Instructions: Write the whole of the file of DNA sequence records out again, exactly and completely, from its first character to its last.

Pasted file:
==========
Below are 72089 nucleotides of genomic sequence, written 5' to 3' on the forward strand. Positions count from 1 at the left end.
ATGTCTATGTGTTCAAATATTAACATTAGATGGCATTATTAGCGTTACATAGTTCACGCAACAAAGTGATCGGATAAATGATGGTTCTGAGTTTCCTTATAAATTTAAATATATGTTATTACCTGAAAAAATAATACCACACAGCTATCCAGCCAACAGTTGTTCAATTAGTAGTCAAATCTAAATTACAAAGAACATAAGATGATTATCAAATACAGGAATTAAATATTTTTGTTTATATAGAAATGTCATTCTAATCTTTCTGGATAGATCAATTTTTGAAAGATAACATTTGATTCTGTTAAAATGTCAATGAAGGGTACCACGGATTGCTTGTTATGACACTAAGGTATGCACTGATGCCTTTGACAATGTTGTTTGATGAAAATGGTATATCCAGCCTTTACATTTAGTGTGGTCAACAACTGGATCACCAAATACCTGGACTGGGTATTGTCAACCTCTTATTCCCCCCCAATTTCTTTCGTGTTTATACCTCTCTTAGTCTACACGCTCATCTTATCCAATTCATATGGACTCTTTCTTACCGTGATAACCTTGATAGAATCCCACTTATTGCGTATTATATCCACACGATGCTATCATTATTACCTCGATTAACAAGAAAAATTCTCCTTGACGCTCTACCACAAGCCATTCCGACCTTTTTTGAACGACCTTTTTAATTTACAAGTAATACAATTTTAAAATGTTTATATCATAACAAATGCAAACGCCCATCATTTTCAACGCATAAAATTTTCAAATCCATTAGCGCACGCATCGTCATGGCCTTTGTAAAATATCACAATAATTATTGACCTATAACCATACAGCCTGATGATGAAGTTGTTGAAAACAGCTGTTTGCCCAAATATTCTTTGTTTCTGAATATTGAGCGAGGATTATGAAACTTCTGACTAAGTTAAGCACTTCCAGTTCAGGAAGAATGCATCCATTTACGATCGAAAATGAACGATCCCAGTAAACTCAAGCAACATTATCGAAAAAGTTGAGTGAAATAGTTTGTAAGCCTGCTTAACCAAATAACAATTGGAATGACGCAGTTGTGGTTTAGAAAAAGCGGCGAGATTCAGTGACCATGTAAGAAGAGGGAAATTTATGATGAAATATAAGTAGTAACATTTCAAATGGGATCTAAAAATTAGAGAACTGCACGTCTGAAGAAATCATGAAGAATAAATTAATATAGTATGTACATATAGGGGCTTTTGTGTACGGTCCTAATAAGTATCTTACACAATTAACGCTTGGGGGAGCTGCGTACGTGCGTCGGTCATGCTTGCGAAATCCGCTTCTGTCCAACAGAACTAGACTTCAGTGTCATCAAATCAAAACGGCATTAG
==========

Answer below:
Below are 72089 nucleotides of genomic sequence, written 5' to 3' on the forward strand. Positions count from 1 at the left end.
ATGTCTATGTGTTCAAATATTAACATTAGATGGCATTATTAGCGTTACATAGTTCACGCAACAAAGTGATCGGATAAATGATGGTTCTGAGTTTCCTTATAAATTTAAATATATGTTATTACCTGAAAAAATAATACCACACAGCTATCCAGCCAACAGTTGTTCAATTAGTAGTCAAATCTAAATTACAAAGAACATAAGATGATTATCAAATACAGGAATTAAATATTTTTGTTTATATAGAAATGTCATTCTAATCTTTCTGGATAGATCAATTTTTGAAAGATAACATTTGATTCTGTTAAAATGTCAATGAAGGGTACCACGGATTGCTTGTTATGACACTAAGGTATGCACTGATGCCTTTGACAATGTTGTTTGATGAAAATGGTATATCCAGCCTTTACATTTAGTGTGGTCAACAACTGGATCACCAAATACCTGGACTGGGTATTGTCAACCTCTTATTCCCCCCCAATTTCTTTCGTGTTTATACCTCTCTTAGTCTACACGCTCATCTTATCCAATTCATATGGACTCTTTCTTACCGTGATAACCTTGATAGAATCCCACTTATTGCGTATTATATCCACACGATGCTATCATTATTACCTCGATTAACAAGAAAAATTCTCCTTGACGCTCTACCACAAGCCATTCCGACCTTTTTTGAACGACCTTTTTAATTTACAAGTAATACAATTTTAAAATGTTTATATCATAACAAATGCAAACGCCCATCATTTTCAACGCATAAAATTTTCAAATCCATTAGCGCACGCATCGTCATGGCCTTTGTAAAATATCACAATAATTATTGACCTATAACCATACAGCCTGATGATGAAGTTGTTGAAAACAGCTGTTTGCCCAAATATTCTTTGTTTCTGAATATTGAGCGAGGATTATGAAACTTCTGACTAAGTTAAGCACTTCCAGTTCAGGAAGAATGCATCCATTTACGATCGAAAATGAACGATCCCAGTAAACTCAAGCAACATTATCGAAAAAGTTGAGTGAAATAGTTTGTAAGCCTGCTTAACCAAATAACAATTGGAATGACGCAGTTGTGGTTTAGAAAAAGCGGCGAGATTCAGTGACCATGTAAGAAGAGGGAAATTTATGATGAAATATAAGTAGTAACATTTCAAATGGGATCTAAAAATTAGAGAACTGCACGTCTGAAGAAATCATGAAGAATAAATTAATATAGTATGTACATATAGGGGCTTTTGTGTACGGTCCTAATAAGTATCTTACACAATTAACGCTTGGGGGAGCTGCGTACGTGCGTCGGTCATGCTTGCGAAATCCGCTTCTGTCCAACAGAACTAGACTTCAGTGTCATCAAATCAAAACGGCATTAG